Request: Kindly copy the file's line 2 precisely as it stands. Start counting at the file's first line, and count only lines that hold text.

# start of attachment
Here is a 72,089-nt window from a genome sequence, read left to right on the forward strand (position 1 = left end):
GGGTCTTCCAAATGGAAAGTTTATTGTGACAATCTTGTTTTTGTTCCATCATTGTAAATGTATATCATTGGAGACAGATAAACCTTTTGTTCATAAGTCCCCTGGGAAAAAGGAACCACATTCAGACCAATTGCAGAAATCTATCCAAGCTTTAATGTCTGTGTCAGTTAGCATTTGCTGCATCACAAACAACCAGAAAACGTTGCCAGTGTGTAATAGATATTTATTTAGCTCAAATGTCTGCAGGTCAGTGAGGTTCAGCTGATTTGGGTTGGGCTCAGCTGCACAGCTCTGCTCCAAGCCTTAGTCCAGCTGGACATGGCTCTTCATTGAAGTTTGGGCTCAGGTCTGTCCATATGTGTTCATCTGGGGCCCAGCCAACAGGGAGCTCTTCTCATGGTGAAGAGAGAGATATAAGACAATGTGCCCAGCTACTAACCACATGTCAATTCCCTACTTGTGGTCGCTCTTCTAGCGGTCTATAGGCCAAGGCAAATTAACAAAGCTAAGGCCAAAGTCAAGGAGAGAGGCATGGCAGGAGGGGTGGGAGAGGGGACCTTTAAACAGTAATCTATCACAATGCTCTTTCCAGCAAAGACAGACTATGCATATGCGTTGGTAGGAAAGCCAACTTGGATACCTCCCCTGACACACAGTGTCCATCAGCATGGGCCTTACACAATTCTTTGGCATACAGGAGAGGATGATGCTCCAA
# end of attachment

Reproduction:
GGGTCTTCCAAATGGAAAGTTTATTGTGACAATCTTGTTTTTGTTCCATCATTGTAAATGTATATCATTGGAGACAGATAAACCTTTTGTTCATAAGTCCCCTGGGAAAAAGGAACCACATTCAGACCAATTGCAGAAATCTATCCAAGCTTTAATGTCTGTGTCAGTTAGCATTTGCTGCATCACAAACAACCAGAAAACGTTGCCAGTGTGTAATAGATATTTATTTAGCTCAAATGTCTGCAGGTCAGTGAGGTTCAGCTGATTTGGGTTGGGCTCAGCTGCACAGCTCTGCTCCAAGCCTTAGTCCAGCTGGACATGGCTCTTCATTGAAGTTTGGGCTCAGGTCTGTCCATATGTGTTCATCTGGGGCCCAGCCAACAGGGAGCTCTTCTCATGGTGAAGAGAGAGATATAAGACAATGTGCCCAGCTACTAACCACATGTCAATTCCCTACTTGTGGTCGCTCTTCTAGCGGTCTATAGGCCAAGGCAAATTAACAAAGCTAAGGCCAAAGTCAAGGAGAGAGGCATGGCAGGAGGGGTGGGAGAGGGGACCTTTAAACAGTAATCTATCACAATGCTCTTTCCAGCAAAGACAGACTATGCATATGCGTTGGTAGGAAAGCCAACTTGGATACCTCCCCTGACACACAGTGTCCATCAGCATGGGCCTTACACAATTCTTTGGCATACAGGAGAGGATGATGCTCCAA